Its the first morning in Xi’an, pronounced shy-ann or she-on, not quite sure which is correct. I am in a hotel room and my roommate, Blair, is snoring. The light behind the curtain is just starting to creep in and I am wide awake. The world has been turned upside down: its six in the morning but should be six at night, we flew so far north it became south, and forks and spoons have taken the form of chopsticks. This last bit I should have expected but it somehow slipped my mind like the noodles that slipped my grasp at last nights meal.
I thought that the 13 hour flight from Washington to Beijing was going to be the toughest part of the day but it passed without a lot of action. Besides becoming friends with Andrew the flight attendant, walking into an overflowing airplane bathroom, hearing about the girl who sat next to Casey and poked his arm every time he tried falling asleep, and having the two Chinese people on either side of me sharing tips on how to play Angry Birds with each other.
We were breezing through the airport, making great time. Someone from the race directed us to terminal 1 which was a short ten minute bus ride away from terminal 3. Did I mention the 15 bike boxes and 12 other bags we were lugging around on 8 carts?
Terminal 1 was where the troubles began. Firstly, we had to get tickets to Xi’an but the man behind the counter could not find Craven on the flight. Then each bag had to be weighed and checked in and charged 60 yen for each kilo over 20. All the bike boxes were then wheeled/carried to a security check that took at least half an hour because every so often a bag would be flagged for liquids – my pepto bismol and Ty’s honey were spared, but the chain lube was confiscated. Ten minutes later, Craven’s flight was found. He wasn’t on our flight, but one 3 hours later. Everything finally sorted, albeit not to Thomas’ liking, we sat down to a quick dinner of noodles and random meat, went to the gate, said good bye to Craven, and took off. I fell asleep immediately.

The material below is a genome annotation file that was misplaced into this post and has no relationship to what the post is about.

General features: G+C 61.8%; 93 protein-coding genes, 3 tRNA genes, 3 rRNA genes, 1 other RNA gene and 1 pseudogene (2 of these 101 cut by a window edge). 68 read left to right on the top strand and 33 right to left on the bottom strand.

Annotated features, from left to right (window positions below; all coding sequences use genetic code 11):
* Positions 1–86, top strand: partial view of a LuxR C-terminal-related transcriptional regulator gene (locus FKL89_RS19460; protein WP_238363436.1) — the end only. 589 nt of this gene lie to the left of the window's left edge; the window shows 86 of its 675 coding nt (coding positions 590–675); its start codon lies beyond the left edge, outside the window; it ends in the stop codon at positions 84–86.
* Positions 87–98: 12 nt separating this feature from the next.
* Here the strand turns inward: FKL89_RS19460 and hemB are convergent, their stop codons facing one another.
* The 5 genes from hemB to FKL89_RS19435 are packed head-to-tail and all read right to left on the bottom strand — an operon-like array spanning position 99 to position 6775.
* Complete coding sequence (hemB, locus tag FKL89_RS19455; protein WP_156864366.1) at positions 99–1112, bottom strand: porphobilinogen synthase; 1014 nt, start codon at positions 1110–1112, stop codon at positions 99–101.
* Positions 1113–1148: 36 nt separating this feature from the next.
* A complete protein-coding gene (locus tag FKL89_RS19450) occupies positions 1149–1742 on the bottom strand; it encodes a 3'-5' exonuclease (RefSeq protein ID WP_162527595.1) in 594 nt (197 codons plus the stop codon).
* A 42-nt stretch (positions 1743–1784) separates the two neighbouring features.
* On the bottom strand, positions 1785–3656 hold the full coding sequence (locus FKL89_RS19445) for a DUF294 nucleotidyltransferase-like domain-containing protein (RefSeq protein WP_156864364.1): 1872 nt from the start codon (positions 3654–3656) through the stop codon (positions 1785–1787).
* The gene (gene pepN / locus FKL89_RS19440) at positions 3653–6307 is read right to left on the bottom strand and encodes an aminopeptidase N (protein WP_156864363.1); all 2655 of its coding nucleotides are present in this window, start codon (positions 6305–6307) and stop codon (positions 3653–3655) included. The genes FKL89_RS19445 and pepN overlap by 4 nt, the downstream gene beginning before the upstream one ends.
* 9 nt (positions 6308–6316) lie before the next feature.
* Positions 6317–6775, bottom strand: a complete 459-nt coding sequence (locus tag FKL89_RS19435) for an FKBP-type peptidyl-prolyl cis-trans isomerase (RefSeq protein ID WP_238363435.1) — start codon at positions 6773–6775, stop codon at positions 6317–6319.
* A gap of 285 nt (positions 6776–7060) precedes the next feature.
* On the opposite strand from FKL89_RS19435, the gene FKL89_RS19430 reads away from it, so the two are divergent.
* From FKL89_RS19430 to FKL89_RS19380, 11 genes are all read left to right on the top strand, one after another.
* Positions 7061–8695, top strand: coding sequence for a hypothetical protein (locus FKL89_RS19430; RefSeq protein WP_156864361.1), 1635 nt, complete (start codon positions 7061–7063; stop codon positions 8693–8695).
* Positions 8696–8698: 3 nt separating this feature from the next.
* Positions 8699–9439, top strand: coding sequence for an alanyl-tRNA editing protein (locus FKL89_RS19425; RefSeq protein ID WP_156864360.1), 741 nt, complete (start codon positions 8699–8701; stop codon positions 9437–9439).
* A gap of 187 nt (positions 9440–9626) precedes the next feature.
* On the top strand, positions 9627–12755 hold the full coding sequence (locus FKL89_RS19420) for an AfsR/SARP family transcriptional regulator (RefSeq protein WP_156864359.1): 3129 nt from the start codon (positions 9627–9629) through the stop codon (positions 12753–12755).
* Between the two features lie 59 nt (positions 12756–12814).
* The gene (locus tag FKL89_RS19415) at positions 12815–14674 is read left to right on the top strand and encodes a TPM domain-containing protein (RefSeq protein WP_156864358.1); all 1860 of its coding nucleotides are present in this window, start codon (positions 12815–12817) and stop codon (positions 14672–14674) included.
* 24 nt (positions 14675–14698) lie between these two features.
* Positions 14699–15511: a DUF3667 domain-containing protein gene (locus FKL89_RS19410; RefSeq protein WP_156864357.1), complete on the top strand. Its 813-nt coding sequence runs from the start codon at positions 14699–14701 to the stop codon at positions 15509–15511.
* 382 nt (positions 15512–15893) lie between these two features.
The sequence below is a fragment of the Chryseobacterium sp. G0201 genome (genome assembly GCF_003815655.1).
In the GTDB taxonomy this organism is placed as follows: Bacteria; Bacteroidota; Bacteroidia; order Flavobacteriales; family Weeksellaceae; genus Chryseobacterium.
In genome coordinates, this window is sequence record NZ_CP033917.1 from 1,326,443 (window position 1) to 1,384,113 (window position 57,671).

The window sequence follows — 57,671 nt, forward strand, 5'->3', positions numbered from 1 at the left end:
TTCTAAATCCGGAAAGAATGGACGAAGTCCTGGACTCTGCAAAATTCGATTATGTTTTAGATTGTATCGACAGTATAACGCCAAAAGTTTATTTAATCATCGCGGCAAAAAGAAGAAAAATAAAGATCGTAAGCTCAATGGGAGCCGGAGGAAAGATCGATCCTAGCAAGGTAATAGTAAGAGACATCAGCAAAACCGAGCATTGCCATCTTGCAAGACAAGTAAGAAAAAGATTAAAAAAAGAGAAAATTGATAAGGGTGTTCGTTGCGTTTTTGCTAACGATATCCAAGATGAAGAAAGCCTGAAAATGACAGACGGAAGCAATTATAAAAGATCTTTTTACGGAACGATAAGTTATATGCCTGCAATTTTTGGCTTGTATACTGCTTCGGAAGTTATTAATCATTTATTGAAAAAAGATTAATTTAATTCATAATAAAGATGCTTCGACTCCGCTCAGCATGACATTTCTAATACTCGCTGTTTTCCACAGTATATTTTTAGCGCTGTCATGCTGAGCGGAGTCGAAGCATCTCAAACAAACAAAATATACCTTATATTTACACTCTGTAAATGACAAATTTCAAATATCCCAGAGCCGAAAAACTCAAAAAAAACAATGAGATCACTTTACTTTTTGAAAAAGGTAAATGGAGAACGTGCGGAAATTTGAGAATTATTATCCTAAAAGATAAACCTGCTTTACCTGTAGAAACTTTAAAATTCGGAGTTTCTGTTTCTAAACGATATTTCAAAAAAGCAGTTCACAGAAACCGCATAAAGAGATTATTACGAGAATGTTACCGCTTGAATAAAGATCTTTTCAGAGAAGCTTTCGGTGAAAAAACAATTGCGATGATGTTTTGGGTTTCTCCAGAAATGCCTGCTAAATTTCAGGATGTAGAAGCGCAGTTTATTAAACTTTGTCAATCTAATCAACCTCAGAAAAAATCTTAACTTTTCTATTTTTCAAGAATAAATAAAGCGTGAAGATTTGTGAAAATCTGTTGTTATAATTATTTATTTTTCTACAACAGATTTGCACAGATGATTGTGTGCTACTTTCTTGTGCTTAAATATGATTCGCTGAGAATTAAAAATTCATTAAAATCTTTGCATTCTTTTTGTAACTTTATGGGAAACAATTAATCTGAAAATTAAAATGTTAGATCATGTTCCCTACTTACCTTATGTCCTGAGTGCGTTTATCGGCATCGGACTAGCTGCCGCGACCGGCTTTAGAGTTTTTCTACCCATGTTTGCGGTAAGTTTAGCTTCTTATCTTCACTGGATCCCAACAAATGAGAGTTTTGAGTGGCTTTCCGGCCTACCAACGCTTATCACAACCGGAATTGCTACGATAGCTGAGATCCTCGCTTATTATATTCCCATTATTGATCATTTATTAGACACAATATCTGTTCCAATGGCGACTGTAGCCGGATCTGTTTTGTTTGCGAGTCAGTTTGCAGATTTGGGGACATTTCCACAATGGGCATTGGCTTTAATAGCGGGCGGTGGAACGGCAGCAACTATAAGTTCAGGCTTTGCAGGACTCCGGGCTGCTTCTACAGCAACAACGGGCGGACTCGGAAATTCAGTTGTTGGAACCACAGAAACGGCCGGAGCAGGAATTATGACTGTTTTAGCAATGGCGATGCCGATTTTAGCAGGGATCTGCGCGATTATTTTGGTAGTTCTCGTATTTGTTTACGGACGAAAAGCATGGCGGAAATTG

We landed in Xi’an and taxied for at least 15 minutes. The same thing happened in Beijing. Why not land on a runway close to your gate? In the case of the airport at Xi’an, there was no gate. We stopped after a while on the runway and got into two buses that took everyone to the terminal where we once again got all our bags and loaded them onto a bus from the race. We then sat and waited for a Swiss team called Atlas to do the same. It was roughly 10:15 pm when we left for the hotel, a full 24 hours and 15 minutes since the flight in Charlotte left for Washington and everyone was cracked. Except Thomas who was just leaving Beijing. I don’t know how he felt.
It had been promised that the hotel was only 20 kilometers away but it was probably closer to 40. Once again, bikes and suitcases had to be unpacked and stowed, the bikes going into the hotel’s underground garage and the suitcases into the lobby. We sat in the lobby for 20 minutes waiting some more as the slow translation process between Brian, the front desk, and a translator from the race found that our reservations didn’t start until the next night…
At some point it just becomes comical. But at midnight, adventures need to go to bed. Room keys in hand, Blair and I proceeded to the 16th floor and to the room. It took a good two minutes to figure out that the room key has to be inserted into a slot by the door to turn on the power in the room. It took another five minutes to figure out the TV, which is still a guessing game. And it took just 30 seconds to find that the wall between the shower and the rest of the room is a window and that a blind separates privacy from baring all. The fun just never stops!
Its finally 7. Breakfast is open. Blair is already talking about his dream where he was eating some pancakes drizzled with blueberry syrup. Sounds like a lovely dream that quickly turns into a nightmare when you find that the utensils have turned into chopsticks!